Please take a few minutes to read this message, because it’s on a very important topic: cybersecurity.
On Friday, May 12, 2017, well over 100 countries started getting hit by one of the largest cyberattacks ever seen. This particular attack all centers around a type of scam known as ransomware.
You know, of course, what a ransom is. Someone takes something from you—be it your property, your identity, your secrets, even a loved one—and demands money in exchange for returning it. That’s exactly how ransomware works. In this case, cybercriminals essentially take your computer hostage, locking you out of your files until you pay a ransom.
Ransomware isn’t new, but it’s now more rampant than ever. While the odds of you becoming a ransomware victim are probably low, it’s important that you still take steps to avoid it. After all, cybersecurity is really just an aspect of overall financial security—and financial security is something no one can afford to ignore.
Here are a few things you need to know:
How Ransomware Works
Ransomware can get onto your computer if you visit a malicious or hacked website. It is often spread through a form of fraud called phishing, which is defined as:
“The creation of email messages and Web pages that are replicas of existing, legitimate sites and businesses. These Web sites and emails are used to trick users into submitting personal, financial, or password data. These emails often ask for information such as credit card numbers, bank account information, social insurance numbers, and passwords that will be used to commit fraud.”
Often, phishing works because it plays on people’s fears, or because it creates a sense of urgency to act. For example, imagine you get an email that looks like it came from your bank, saying there has been suspicious activity on your account and that you must click on a specific link to fix the problem. Clicking on the link could automatically download ransomware onto your computer.
In the case of this current cyberattack, victims received a message on their computer saying their files were encrypted, and that they must pay $300 for the files to be released.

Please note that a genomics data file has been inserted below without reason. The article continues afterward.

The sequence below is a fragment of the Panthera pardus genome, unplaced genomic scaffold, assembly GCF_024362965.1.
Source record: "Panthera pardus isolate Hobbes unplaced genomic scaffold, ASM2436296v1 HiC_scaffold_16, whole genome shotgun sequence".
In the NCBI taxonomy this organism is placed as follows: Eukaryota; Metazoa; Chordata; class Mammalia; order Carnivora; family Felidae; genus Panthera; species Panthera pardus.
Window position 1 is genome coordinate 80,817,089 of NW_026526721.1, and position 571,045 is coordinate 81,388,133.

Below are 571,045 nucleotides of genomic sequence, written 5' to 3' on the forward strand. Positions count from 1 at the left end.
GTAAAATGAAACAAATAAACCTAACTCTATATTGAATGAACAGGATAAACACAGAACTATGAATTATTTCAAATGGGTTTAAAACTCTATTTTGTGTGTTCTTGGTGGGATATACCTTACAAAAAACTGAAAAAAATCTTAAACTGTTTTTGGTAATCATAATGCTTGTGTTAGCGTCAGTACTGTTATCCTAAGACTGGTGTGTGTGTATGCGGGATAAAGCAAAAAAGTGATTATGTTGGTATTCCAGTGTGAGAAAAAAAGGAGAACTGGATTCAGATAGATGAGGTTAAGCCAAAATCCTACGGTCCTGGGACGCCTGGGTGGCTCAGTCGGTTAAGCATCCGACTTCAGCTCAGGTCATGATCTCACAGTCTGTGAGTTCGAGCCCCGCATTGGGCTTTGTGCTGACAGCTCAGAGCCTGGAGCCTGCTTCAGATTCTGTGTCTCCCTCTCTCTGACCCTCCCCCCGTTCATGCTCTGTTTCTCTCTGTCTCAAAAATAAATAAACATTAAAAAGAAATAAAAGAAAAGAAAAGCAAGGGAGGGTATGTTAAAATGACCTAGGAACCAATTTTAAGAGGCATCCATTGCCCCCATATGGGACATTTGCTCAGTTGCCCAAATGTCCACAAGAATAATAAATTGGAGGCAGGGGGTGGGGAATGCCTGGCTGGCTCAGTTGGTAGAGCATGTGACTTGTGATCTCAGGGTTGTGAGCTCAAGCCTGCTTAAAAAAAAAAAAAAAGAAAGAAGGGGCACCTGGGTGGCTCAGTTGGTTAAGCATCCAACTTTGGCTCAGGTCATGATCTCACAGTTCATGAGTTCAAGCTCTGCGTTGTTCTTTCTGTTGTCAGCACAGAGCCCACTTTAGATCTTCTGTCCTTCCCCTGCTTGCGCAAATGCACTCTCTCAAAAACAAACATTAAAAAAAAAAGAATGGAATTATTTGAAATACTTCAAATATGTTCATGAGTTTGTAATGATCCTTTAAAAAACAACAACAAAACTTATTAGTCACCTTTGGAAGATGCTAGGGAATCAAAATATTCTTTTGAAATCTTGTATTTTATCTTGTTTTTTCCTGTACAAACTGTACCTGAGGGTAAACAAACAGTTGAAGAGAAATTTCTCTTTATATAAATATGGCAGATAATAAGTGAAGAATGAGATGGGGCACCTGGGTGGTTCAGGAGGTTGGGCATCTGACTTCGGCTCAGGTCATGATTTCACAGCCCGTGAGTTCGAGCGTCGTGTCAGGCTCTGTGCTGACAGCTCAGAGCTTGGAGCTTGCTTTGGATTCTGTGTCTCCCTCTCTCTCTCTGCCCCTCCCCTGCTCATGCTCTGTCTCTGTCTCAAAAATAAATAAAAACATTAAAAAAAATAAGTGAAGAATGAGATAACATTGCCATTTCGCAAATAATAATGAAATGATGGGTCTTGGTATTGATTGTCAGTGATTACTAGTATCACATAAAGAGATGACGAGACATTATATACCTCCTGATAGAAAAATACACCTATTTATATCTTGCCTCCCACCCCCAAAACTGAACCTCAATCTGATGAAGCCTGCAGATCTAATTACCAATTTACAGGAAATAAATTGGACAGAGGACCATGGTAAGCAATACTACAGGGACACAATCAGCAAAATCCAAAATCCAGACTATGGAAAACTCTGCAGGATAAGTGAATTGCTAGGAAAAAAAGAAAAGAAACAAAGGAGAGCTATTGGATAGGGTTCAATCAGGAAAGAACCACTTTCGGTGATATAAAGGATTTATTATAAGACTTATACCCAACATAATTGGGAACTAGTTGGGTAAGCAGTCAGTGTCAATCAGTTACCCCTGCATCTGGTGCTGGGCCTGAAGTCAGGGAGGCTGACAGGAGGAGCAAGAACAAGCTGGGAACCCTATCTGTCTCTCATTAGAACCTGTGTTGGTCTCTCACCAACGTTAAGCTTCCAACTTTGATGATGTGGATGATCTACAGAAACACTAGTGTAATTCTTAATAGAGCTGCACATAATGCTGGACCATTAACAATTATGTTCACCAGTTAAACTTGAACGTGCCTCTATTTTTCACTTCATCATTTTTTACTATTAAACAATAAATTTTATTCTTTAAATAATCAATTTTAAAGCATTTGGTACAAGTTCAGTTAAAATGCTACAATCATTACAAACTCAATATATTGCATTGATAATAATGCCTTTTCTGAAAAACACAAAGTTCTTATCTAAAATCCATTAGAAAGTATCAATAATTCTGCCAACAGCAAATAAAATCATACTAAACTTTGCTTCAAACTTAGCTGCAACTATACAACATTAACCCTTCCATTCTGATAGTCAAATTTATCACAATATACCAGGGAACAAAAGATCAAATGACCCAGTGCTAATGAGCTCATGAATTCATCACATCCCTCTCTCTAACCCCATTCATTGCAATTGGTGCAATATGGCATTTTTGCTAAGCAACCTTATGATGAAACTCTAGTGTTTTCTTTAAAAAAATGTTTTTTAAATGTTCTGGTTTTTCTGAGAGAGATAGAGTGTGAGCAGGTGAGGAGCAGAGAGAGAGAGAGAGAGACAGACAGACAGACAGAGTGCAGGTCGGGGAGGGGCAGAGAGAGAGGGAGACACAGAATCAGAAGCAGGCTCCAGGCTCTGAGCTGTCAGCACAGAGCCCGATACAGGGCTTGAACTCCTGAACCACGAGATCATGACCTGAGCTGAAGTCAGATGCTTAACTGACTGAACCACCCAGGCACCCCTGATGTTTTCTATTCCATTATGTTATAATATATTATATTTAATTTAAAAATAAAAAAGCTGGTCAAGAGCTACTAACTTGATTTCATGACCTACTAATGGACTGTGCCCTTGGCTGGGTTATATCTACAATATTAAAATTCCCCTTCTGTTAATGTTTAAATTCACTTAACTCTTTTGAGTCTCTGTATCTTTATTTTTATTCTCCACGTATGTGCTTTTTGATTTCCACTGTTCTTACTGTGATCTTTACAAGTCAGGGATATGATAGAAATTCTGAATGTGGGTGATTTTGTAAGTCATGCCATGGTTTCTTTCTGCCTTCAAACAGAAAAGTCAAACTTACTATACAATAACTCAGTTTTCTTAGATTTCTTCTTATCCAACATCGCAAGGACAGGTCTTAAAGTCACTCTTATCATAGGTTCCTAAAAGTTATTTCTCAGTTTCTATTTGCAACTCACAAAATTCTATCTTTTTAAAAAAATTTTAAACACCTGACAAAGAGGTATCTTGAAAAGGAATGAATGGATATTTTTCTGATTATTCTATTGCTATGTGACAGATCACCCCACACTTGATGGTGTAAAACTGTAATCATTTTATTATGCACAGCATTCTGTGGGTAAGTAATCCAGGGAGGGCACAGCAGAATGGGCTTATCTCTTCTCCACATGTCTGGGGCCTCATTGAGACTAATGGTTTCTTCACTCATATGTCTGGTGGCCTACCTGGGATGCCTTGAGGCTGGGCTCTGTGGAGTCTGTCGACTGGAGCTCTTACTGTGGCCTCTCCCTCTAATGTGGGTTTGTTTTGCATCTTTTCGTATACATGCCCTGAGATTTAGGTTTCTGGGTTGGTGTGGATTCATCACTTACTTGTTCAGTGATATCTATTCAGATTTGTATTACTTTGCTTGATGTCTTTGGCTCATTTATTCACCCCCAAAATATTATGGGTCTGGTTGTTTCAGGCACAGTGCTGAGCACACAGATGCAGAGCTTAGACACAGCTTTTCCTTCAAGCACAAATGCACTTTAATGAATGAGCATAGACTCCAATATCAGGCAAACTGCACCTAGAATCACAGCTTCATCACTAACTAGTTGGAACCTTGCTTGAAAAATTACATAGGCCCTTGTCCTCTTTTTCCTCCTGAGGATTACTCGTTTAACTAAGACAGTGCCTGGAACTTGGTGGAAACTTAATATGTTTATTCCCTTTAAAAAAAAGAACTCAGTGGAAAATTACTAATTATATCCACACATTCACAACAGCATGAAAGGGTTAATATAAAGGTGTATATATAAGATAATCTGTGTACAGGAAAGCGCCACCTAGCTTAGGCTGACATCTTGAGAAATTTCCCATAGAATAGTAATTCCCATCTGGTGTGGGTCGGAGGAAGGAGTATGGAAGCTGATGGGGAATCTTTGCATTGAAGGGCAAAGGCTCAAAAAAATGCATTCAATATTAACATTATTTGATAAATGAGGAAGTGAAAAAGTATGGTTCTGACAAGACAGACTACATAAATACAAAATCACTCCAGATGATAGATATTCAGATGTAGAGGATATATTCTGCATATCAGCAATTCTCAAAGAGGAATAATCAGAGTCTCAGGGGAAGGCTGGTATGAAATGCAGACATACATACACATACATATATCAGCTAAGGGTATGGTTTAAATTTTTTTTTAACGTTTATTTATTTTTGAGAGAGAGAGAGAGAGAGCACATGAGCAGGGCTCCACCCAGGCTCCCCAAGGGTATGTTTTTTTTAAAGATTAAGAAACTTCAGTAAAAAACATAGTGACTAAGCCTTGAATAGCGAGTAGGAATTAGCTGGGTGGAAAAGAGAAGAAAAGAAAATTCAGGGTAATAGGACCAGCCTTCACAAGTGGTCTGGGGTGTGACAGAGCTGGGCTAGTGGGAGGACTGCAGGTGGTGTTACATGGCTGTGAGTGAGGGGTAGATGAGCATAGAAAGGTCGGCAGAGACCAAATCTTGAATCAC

How to Protect Yourself From Ransomware?
Fortunately, the best way to protect yourself from this or future ransomware attacks is by simply following good internet “hygiene.” For example:
What do I do if I’ve already been hit by a ransomware attack?
First off, most experts agree you should never pay the ransom.3 There’s no guarantee the criminals behind the attack will hold up their end of the bargain, and it could open you up to other forms of malware. Instead, you will need to take steps to manually remove the ransomware, which can be very difficult. If you need help with this, you can visit Microsoft’s page on the subject at https://www.microsoft.com/en-us/security/portal/mmpc/shared/ransomware.aspx.
Hopefully you will never have to deal with ransomware or any form of cyberattack. But rather than just hope, take steps now to secure your computer, your identity, and your finances. As always, if you have any questions about financial security, please contact me. As a financial advisor, my job is to make sure you reach your goals in life—something that can only be done if your finances are kept safe. Please let me know if there is ever anything I can do.
On an average day, you probably write a check, use a credit card, make a cell phone call, throw out unopened junk mail, or apply for a credit card. If you are like me, you don’t give these activities a second thought. But, someone else may. Simply by obtaining your personal information, such as your name, address, phone number, bank and credit card account numbers, and social security number, someone could falsely claim to be you.
We are starting to hear more and more about a new kind of crook, so-called “identity thieves.” In a recently-released movie, “Catch Me If You Can,” Leonardo DiCaprio plays an adverturesome, creative teenager who managed to defraud banks out of millions of dollars by impersonating an airline pilot, a lawyer, and a doctor, just to name a few professionals. The story was based on the exploits of a real life con man back in the 1960s.